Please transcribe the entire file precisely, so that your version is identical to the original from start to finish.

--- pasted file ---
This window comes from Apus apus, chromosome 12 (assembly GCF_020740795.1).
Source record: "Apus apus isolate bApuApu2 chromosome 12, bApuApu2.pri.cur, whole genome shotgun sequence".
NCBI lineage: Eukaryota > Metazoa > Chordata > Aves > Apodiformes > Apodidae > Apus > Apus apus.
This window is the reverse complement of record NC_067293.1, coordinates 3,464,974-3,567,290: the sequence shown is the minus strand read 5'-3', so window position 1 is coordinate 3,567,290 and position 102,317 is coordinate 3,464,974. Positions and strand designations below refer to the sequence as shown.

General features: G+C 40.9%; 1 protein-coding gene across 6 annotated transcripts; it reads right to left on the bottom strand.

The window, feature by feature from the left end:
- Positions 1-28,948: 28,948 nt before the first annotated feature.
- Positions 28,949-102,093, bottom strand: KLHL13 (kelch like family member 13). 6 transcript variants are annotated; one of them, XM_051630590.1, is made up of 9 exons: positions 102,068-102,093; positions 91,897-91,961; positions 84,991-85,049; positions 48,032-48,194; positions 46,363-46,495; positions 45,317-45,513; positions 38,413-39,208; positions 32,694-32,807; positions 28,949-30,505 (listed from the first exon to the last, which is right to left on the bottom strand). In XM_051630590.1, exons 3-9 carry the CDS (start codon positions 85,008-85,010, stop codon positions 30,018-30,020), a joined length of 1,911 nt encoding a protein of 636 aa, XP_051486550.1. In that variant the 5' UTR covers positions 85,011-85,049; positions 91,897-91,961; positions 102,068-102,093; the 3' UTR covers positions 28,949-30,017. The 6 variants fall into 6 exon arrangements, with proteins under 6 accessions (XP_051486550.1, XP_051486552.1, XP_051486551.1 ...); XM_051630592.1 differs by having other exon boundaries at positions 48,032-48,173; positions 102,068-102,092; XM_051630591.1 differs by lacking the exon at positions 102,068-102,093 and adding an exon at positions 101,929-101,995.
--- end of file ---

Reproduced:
This window comes from Apus apus, chromosome 12 (assembly GCF_020740795.1).
Source record: "Apus apus isolate bApuApu2 chromosome 12, bApuApu2.pri.cur, whole genome shotgun sequence".
NCBI lineage: Eukaryota > Metazoa > Chordata > Aves > Apodiformes > Apodidae > Apus > Apus apus.
This window is the reverse complement of record NC_067293.1, coordinates 3,464,974-3,567,290: the sequence shown is the minus strand read 5'-3', so window position 1 is coordinate 3,567,290 and position 102,317 is coordinate 3,464,974. Positions and strand designations below refer to the sequence as shown.

General features: G+C 40.9%; 1 protein-coding gene across 6 annotated transcripts; it reads right to left on the bottom strand.

The window, feature by feature from the left end:
- Positions 1-28,948: 28,948 nt before the first annotated feature.
- Positions 28,949-102,093, bottom strand: KLHL13 (kelch like family member 13). 6 transcript variants are annotated; one of them, XM_051630590.1, is made up of 9 exons: positions 102,068-102,093; positions 91,897-91,961; positions 84,991-85,049; positions 48,032-48,194; positions 46,363-46,495; positions 45,317-45,513; positions 38,413-39,208; positions 32,694-32,807; positions 28,949-30,505 (listed from the first exon to the last, which is right to left on the bottom strand). In XM_051630590.1, exons 3-9 carry the CDS (start codon positions 85,008-85,010, stop codon positions 30,018-30,020), a joined length of 1,911 nt encoding a protein of 636 aa, XP_051486550.1. In that variant the 5' UTR covers positions 85,011-85,049; positions 91,897-91,961; positions 102,068-102,093; the 3' UTR covers positions 28,949-30,017. The 6 variants fall into 6 exon arrangements, with proteins under 6 accessions (XP_051486550.1, XP_051486552.1, XP_051486551.1 ...); XM_051630592.1 differs by having other exon boundaries at positions 48,032-48,173; positions 102,068-102,092; XM_051630591.1 differs by lacking the exon at positions 102,068-102,093 and adding an exon at positions 101,929-101,995.